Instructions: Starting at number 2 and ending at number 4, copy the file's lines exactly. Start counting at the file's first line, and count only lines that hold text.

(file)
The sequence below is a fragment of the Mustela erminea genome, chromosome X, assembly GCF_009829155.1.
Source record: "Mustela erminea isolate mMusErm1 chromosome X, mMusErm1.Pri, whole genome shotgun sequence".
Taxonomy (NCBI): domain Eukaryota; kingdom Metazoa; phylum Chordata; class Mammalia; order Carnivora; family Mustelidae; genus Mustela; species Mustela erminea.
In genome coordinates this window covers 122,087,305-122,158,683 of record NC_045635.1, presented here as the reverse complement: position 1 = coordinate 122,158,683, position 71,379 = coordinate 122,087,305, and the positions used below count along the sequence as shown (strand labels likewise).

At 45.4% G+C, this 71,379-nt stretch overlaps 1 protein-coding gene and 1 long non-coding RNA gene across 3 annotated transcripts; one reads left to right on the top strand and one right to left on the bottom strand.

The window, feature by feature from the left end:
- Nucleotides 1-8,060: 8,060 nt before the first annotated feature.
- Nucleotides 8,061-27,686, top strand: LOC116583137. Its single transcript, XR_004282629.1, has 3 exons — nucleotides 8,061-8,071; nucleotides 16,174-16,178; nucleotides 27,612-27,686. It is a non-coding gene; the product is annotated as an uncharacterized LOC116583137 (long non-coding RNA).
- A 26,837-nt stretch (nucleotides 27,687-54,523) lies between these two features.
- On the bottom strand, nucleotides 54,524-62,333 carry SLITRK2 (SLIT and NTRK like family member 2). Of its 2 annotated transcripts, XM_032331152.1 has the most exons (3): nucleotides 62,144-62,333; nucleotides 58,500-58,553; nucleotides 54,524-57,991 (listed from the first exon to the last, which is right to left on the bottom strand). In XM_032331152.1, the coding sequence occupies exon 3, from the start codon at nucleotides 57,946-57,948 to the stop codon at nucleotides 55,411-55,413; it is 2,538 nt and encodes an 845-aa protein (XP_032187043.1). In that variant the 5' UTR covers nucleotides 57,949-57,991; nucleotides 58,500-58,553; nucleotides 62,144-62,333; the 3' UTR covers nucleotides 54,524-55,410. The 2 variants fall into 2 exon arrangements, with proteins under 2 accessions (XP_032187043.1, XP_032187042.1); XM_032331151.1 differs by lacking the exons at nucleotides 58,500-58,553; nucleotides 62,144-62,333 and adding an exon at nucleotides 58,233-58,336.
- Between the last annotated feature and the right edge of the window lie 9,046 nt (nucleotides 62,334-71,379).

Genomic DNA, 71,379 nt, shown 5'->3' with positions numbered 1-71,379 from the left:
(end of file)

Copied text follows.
Source record: "Mustela erminea isolate mMusErm1 chromosome X, mMusErm1.Pri, whole genome shotgun sequence".
Taxonomy (NCBI): domain Eukaryota; kingdom Metazoa; phylum Chordata; class Mammalia; order Carnivora; family Mustelidae; genus Mustela; species Mustela erminea.
In genome coordinates this window covers 122,087,305-122,158,683 of record NC_045635.1, presented here as the reverse complement: position 1 = coordinate 122,158,683, position 71,379 = coordinate 122,087,305, and the positions used below count along the sequence as shown (strand labels likewise).